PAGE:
What do you do when your parents health are failing neither they nor their children can afford a nursing facility? - AgingCare.com

What do you do when your parents health are failing neither they nor their children can afford a nursing facility?

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Parents also live in another state and won't move near children who would care for them.

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dddiii doesn't give the parents' ages or the way in which their health is failing, but long-term insurance may not be a feasible solution in this situation. The older and less-healthy the applicant is, the higher the premiums.
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Look into long-term care insurance. It will help cover costs of nursing homes and other care facilities such as assisted living and adult day care centers. For adult children who have aging parents, this insurance policy can really help in taking care of the parents' long-term medical expenses and protect family lifesavings as well from expensive healthcare bills. Just remember to compare quotes first before buying a plan. According to freeltcquotes, quotes show what options you have in benefits and premium rates, plus all eligible discounts based on your personal information. Buying without comparing quotes can be a costly mistake.
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Don't know all the facts but we found Board and Care ($2500-3000 a month)much cheaper than Nursing Facilities ($6750 a month). Board and care has max of 6 residents in a common residential house. In CA they regulate them. Also mom is much more content there than in the more chaotic nursing home environment. With moms Social Security check and renting out her condo we have it paid for without spending down her other assets. If you have no or low assets have you talked to Medicaid in your state. God Bless
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Get a Healthcare POA in place as well as a DPOA so you can handle this situation because your parents are in no position to. Then move them to your state so you all (children) can take care of them. It's either that, or go on Medicaid and let the state they are in pick up the tab. That state may or may not have the funds to do that, so I suggest get them where you can take care of them. That's what responsible children do for their ailing parents.
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There are programs out there. As stated by VSTEFANS, " is gather facts." We have heard that 'knowledge is power' and YOU need to get that. Though not always easy, being here is a start. All here have situations that are the same, yet different in their nuances.

There is NO easy, quick, one size fits all solution. The investment of time is the minimum requirement. All my 'siblings' live "in another state" (TX, OH & MI) leaving my the closest to NY (268 miles, doorstep to doorstep). At this time of year, especially, Mother has asked to move closer. This is a change from just a few months (May 2013) ago; which she had indicated no desire to do. Having been born, raised and no living relatives still in NY, she now wants to be closer. That raises a whole new set of, dare I say, concerns. BUT it will be dealt with as best it can be. More research, questions and answers are required and I will get them.....as should YOU.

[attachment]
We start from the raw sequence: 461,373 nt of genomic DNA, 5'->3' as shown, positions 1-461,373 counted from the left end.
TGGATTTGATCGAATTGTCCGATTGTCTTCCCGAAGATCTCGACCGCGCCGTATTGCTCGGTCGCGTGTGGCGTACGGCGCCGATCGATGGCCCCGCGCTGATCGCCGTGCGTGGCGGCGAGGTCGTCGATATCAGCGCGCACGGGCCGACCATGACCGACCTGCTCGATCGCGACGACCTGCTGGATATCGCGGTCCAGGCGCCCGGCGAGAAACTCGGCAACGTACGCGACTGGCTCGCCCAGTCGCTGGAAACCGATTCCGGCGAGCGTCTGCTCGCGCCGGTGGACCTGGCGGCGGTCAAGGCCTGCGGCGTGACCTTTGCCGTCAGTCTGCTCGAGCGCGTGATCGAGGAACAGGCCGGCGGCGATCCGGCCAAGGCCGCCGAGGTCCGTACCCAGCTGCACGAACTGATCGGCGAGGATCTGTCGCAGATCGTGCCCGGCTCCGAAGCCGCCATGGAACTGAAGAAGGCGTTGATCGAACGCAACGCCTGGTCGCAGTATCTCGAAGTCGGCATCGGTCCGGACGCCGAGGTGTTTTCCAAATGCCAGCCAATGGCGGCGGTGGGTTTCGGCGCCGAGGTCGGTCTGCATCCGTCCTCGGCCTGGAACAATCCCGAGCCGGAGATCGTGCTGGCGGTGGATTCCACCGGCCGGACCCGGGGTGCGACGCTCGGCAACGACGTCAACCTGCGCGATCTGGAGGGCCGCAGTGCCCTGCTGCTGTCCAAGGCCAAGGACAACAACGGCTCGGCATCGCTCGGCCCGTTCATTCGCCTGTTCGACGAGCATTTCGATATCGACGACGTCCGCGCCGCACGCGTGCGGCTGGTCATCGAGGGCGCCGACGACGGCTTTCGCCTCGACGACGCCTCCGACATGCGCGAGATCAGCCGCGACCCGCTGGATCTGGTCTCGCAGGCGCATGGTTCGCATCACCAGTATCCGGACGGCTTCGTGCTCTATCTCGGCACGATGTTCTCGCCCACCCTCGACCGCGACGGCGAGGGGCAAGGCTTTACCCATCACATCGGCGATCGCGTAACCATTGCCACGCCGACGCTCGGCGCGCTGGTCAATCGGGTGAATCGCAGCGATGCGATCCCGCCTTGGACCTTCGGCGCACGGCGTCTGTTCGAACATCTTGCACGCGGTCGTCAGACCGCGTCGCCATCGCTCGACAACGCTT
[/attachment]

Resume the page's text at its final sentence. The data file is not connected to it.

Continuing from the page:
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Have you had a conversation with them about what they would like to see in their future. Obviously everyone ages (until you don't) and there are some relatively predictable things which happen in that process. You are not saying these things because you are hoping they die soon and leave you an inheritance but, instead, because you care about them and want them to have as much control as possible over their future. No one has complete control over their future. A will, living will, power of attorney for health care decisions, general power of attorney, trusts, etc.are ways that people use to help plan their future and establish as much control as possible. It sounds like your parents are likely legally competent and, with some assistance, could work through the process to get these papers in place. An elder law attorney could be quite helpful.

None of these things may convince your parents to move (which is a big deal for most seniors) closer to their children or provide a way for one of their children to move closer to them. It does, however, start the conversation and shows your care for them. Instead of it sounding like you want them to do these things so that they will end up doing what you want, you approach them with a desire to help them and learn what they want and hope for in the future.
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Wellll...

what you do is gather facts. Visit. Look for papers you are going to need when failing turns to failed. Tour independent living, assisted living and skilled nursing facilities, depending on what the needs are, both in their area and nearer to you. Get cozy with local Area Agency on Aging or the equivalent. Think about an estate planner consultation to help all of you. You may be looking at selling a house, you may be looking at a Medicaid spend-down, and community living waiver versus facility care...it is hard to know until you know a lot more. This is probably totally unfamiliar turf for you, as it was for most of us. There is a lot out there and one very steep learning curve. possibly, you are a few steps ahead of the need, so that's to the good!
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